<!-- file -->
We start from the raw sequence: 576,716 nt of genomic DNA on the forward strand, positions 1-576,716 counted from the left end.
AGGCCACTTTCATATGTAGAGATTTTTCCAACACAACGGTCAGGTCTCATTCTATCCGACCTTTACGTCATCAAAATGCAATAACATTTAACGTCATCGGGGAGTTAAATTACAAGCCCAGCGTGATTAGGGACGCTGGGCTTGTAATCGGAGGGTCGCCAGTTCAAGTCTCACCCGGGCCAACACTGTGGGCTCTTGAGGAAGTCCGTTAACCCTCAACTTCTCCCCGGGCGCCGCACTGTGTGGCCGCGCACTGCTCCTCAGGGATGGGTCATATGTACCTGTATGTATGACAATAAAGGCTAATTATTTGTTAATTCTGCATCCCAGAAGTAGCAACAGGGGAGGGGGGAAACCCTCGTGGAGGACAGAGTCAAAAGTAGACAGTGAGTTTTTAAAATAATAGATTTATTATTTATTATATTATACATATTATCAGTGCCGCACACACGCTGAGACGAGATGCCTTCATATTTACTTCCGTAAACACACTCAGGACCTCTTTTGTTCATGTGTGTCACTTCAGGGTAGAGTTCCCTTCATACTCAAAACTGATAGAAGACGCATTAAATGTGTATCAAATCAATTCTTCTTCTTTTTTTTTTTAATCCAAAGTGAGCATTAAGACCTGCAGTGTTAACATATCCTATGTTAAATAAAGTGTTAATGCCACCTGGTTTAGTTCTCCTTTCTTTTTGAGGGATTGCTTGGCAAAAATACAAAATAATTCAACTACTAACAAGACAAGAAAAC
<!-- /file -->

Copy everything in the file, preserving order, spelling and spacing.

We start from the raw sequence: 576,716 nt of genomic DNA on the forward strand, positions 1-576,716 counted from the left end.
AGGCCACTTTCATATGTAGAGATTTTTCCAACACAACGGTCAGGTCTCATTCTATCCGACCTTTACGTCATCAAAATGCAATAACATTTAACGTCATCGGGGAGTTAAATTACAAGCCCAGCGTGATTAGGGACGCTGGGCTTGTAATCGGAGGGTCGCCAGTTCAAGTCTCACCCGGGCCAACACTGTGGGCTCTTGAGGAAGTCCGTTAACCCTCAACTTCTCCCCGGGCGCCGCACTGTGTGGCCGCGCACTGCTCCTCAGGGATGGGTCATATGTACCTGTATGTATGACAATAAAGGCTAATTATTTGTTAATTCTGCATCCCAGAAGTAGCAACAGGGGAGGGGGGAAACCCTCGTGGAGGACAGAGTCAAAAGTAGACAGTGAGTTTTTAAAATAATAGATTTATTATTTATTATATTATACATATTATCAGTGCCGCACACACGCTGAGACGAGATGCCTTCATATTTACTTCCGTAAACACACTCAGGACCTCTTTTGTTCATGTGTGTCACTTCAGGGTAGAGTTCCCTTCATACTCAAAACTGATAGAAGACGCATTAAATGTGTATCAAATCAATTCTTCTTCTTTTTTTTTTTAATCCAAAGTGAGCATTAAGACCTGCAGTGTTAACATATCCTATGTTAAATAAAGTGTTAATGCCACCTGGTTTAGTTCTCCTTTCTTTTTGAGGGATTGCTTGGCAAAAATACAAAATAATTCAACTACTAACAAGACAAGAAAAC